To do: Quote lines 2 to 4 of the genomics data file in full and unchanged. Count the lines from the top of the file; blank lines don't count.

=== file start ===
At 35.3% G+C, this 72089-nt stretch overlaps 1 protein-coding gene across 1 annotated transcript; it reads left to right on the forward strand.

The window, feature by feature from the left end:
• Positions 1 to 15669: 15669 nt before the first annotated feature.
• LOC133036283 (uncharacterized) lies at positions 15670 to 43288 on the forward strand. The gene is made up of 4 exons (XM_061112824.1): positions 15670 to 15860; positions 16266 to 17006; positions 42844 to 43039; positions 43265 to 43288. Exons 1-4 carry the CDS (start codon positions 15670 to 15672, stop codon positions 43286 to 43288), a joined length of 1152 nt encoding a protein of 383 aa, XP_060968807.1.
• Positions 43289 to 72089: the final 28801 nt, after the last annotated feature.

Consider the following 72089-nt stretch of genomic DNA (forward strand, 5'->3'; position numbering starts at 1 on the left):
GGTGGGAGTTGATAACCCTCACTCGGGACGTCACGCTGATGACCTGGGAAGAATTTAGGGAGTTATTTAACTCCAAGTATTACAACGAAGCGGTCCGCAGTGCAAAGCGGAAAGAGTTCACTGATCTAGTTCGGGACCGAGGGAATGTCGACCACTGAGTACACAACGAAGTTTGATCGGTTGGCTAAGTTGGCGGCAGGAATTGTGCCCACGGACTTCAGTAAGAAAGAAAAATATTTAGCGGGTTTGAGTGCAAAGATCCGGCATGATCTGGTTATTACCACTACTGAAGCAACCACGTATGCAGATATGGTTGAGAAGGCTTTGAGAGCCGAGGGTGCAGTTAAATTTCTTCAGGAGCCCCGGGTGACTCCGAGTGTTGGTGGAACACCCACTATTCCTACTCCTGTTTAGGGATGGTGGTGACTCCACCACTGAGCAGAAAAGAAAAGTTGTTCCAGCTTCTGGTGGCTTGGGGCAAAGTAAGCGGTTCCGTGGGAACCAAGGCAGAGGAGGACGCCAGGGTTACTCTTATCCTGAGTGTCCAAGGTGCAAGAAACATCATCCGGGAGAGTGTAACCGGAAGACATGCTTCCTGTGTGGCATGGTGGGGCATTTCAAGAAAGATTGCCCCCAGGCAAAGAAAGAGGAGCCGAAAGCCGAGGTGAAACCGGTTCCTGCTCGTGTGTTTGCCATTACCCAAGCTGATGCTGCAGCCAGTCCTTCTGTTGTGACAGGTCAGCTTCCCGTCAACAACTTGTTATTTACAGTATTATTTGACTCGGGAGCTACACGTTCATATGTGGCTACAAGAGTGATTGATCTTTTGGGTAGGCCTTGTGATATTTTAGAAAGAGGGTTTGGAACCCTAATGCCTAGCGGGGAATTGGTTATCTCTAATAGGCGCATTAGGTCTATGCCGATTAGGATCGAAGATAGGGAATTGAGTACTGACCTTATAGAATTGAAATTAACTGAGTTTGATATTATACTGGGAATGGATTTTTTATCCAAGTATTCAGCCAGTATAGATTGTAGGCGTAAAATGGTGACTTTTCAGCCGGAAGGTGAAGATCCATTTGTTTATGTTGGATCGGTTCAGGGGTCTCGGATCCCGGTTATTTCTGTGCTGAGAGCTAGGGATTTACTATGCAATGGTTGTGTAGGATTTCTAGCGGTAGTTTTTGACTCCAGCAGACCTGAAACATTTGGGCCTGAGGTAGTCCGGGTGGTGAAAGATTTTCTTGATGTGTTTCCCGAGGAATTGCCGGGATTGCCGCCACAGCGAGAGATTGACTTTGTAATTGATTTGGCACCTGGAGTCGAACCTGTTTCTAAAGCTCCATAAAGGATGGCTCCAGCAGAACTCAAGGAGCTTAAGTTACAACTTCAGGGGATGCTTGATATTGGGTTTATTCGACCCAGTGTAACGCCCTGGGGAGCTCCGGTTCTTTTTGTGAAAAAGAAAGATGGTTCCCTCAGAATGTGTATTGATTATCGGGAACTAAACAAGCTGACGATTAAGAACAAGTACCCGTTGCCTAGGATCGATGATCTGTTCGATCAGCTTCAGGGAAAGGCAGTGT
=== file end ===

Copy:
The window, feature by feature from the left end:
• Positions 1 to 15669: 15669 nt before the first annotated feature.
• LOC133036283 (uncharacterized) lies at positions 15670 to 43288 on the forward strand. The gene is made up of 4 exons (XM_061112824.1): positions 15670 to 15860; positions 16266 to 17006; positions 42844 to 43039; positions 43265 to 43288. Exons 1-4 carry the CDS (start codon positions 15670 to 15672, stop codon positions 43286 to 43288), a joined length of 1152 nt encoding a protein of 383 aa, XP_060968807.1.